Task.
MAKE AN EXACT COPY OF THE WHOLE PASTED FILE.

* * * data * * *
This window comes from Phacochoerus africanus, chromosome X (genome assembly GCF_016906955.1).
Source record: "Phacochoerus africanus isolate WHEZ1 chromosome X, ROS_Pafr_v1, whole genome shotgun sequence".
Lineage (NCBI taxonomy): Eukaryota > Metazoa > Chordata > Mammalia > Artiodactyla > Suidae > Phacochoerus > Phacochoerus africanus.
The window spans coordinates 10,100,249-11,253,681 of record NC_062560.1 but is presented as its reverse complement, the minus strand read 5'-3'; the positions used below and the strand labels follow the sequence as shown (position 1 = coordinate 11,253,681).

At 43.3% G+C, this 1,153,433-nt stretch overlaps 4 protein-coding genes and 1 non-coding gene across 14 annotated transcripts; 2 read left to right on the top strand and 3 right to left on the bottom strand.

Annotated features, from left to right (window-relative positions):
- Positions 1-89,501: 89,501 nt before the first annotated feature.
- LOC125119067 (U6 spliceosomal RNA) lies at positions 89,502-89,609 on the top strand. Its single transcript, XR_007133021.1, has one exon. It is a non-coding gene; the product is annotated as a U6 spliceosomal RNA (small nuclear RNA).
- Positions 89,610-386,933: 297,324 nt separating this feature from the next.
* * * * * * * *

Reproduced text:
This window comes from Phacochoerus africanus, chromosome X (genome assembly GCF_016906955.1).
Source record: "Phacochoerus africanus isolate WHEZ1 chromosome X, ROS_Pafr_v1, whole genome shotgun sequence".
Lineage (NCBI taxonomy): Eukaryota > Metazoa > Chordata > Mammalia > Artiodactyla > Suidae > Phacochoerus > Phacochoerus africanus.
The window spans coordinates 10,100,249-11,253,681 of record NC_062560.1 but is presented as its reverse complement, the minus strand read 5'-3'; the positions used below and the strand labels follow the sequence as shown (position 1 = coordinate 11,253,681).

At 43.3% G+C, this 1,153,433-nt stretch overlaps 4 protein-coding genes and 1 non-coding gene across 14 annotated transcripts; 2 read left to right on the top strand and 3 right to left on the bottom strand.

Annotated features, from left to right (window-relative positions):
- Positions 1-89,501: 89,501 nt before the first annotated feature.
- LOC125119067 (U6 spliceosomal RNA) lies at positions 89,502-89,609 on the top strand. Its single transcript, XR_007133021.1, has one exon. It is a non-coding gene; the product is annotated as a U6 spliceosomal RNA (small nuclear RNA).
- Positions 89,610-386,933: 297,324 nt separating this feature from the next.